As more votes are being counted, Sen.-elect Jerry Lewis is widening his lead over former Senate President Russell Pearce.Read More »
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Senate President Russell Pearce’s defeat on Nov. 8 was a colossal political victory for critics of his strict-enforcement approach to confronting illegal immigration.
And many immediately saw it as a cautionary tale for politicians here and elsewhere who share his views.
By his own account, attorney Thomas Ryan spent more than 200 hours of his time preparing and litigating a lawsuit to thwart recall candidate Olivia Cortes, whose bogus candidacy was launched with the sole intention of ruining the chances of a challenger who Ryan had never met.Read More »
The toppling of Senate President Russell Pearce will trigger a shakeup in Senate leadership that will see Republicans choosing a new president.
And depending on who replaces him, that shakeup could also mean changes in the makeup and chairmanships of committees.
Jerry Lewis gained political enemies when he took on Senate President Russell Pearce in a historic recall election on Nov. 8.
Starting next year, the political neophyte will be sharing a parking lot with some of them.
Actually, some even suggested setting up Lewis’ office just several steps from the parking lot.
Gov. Jan Brewer may not be running for anything in 2012, but she plans to make her presence felt on the campaign trail with a new federal PAC.Read More »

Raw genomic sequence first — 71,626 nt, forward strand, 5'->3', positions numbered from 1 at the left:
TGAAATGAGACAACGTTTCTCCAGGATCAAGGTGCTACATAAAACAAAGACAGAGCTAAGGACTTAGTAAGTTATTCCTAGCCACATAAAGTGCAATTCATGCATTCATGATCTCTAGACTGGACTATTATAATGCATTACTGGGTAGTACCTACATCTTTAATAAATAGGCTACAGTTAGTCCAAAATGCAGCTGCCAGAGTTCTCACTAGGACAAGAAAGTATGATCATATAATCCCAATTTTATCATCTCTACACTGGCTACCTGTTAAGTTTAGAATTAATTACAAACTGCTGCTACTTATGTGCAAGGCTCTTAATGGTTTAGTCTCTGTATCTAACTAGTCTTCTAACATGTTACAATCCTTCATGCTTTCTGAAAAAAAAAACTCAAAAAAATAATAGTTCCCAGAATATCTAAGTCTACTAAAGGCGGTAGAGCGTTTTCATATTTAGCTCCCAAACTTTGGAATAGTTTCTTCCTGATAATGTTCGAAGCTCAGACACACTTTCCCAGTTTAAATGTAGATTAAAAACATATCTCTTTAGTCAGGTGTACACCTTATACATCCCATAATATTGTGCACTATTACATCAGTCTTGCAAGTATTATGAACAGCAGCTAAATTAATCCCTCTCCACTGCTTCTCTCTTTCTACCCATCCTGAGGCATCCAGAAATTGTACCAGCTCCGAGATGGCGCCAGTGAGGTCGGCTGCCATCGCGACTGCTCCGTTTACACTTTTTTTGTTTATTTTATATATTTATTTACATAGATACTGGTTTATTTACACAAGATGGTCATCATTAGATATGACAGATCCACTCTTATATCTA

FAIR Trust, the high-powered, highly secretive legal team being used by incumbent Republican politicians to try to guide the redistricting commission’s decisions, is now an official lobbyist.Read More »
If Senate President Russell Pearce loses his race tomorrow, it will trigger a shakeup in Senate leadership that will see Republicans choosing a new president.
By all accounts, three senators are interested in the position — Senate Majority Leader Andy Biggs, Senate Majority Whip Steve Pierce, and Sen. Steve Yarbrough, R-Chandler.
Marilyn Quayle, the wife of former Vice President Dan Quayle and mother of U.S. Rep. Ben Quayle, said she never contacted Gov. Jan Brewer about the Arizona Independent Redistricting Commission, refuting a rapidly spreading rumor that she urged the governor to oust the panel’s chairwoman to help her son.Read More »
Seven months ago, attorney Lisa Hauser was trying to land a job serving as the redistricting commission's Republican attorney, just as she did a decade ago.
But by the time Senate Republicans ratified Brewer’s decision to remove the commission's chair for what the governor described as “gross misconduct in office,” Hauser had taken on a new redistricting client — Brewer, who will soon be called upon to defend her unprecedented action in court.